RINGWOOD – This will be the final year for the popular Trail of History event at Glacial Park, the McHenry County Conservation District’s board of trustees decided.
The event has grown since its inception in 1989 to include more than 150 encampments and requires the involvement of more than 60 staff members and 240 volunteers.
The logistics and cost of putting on the Trail of History each year is part of the reason it’s being cut, conservation district spokeswoman Wendy Kummerer said, adding that the district now will be able to put its energies into a wider selection of activities and offerings.
It costs the conservation district $18,000 on average each year to put on the three-day event, not including staff resources to set up, take down or host it.
“For years, the board of trustees has supported subsidizing the costs of this premier event as a ‘gift’ to the public,” Kummerer said in an email. “In better economic times we could afford to do that, but as funds became tighter, we cut expenses as best we could without having to pass on additional costs to the public. That is no longer the case.”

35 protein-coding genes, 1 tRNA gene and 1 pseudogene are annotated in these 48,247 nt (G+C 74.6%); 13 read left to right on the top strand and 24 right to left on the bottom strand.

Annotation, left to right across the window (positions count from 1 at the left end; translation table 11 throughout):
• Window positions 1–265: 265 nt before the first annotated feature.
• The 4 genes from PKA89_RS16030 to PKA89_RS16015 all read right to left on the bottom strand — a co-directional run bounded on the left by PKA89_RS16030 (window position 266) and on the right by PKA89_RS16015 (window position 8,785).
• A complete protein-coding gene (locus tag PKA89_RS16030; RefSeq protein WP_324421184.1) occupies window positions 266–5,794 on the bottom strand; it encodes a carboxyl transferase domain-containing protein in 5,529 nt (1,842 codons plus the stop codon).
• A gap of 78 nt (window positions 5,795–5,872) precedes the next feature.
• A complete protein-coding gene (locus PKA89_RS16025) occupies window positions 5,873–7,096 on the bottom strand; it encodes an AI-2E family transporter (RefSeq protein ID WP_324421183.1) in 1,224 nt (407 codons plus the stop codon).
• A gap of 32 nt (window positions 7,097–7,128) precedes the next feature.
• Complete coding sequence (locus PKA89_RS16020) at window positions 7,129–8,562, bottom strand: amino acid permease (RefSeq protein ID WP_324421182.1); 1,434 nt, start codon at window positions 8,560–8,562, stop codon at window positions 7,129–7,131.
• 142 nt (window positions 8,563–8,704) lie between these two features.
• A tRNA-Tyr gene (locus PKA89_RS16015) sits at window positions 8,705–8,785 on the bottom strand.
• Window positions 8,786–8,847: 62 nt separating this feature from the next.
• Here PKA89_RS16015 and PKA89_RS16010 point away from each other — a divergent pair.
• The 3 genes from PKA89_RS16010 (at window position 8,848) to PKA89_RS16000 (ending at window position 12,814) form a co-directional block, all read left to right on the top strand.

Entry to the event cost $7 for adults and $3 for children 6 to 12 this past year.
Fred Durrenberg, 71, of Johnsburg, has been helping out and working as a re-enactor at the Trail of History since the beginning. He’s played a surveyor and a militia member and worked the indentured servant sale.
He can understand the reasons why the board of trustees cut the event, but added that he was still “terribly disappointed.”
The district has also had to take on more responsibilities as the number of programs and sites continues to grow, Executive Director Elizabeth Kessler said in a release. Over the last five years, 10 more sites have opened to the public.
Kurt Begalka has been going to the Trail of History since before he joined the McHenry County Historical Society, which runs the first stop visitors encounter after the district’s tent.
“I love the outdoors and I like history,” Begalka said. “It’s a nice blend of all of those things. It’s gotten so popular. When that originally started, it was a little more manageable. It’s almost become a victim of its own success.”
The historical society was ready to amp up its presence at the event, he added. It’s going to bring in some historical demonstrators this year.
The Trail of History shows visitors what life was like in the Northwest Territory from 1670 to 1850. Re-enactors demonstrate soap making, flintknapping, candle making, and wool combing and spinning.
“I was there at the beginning, and apparently I’ll be there at the end,” Durrenberg said.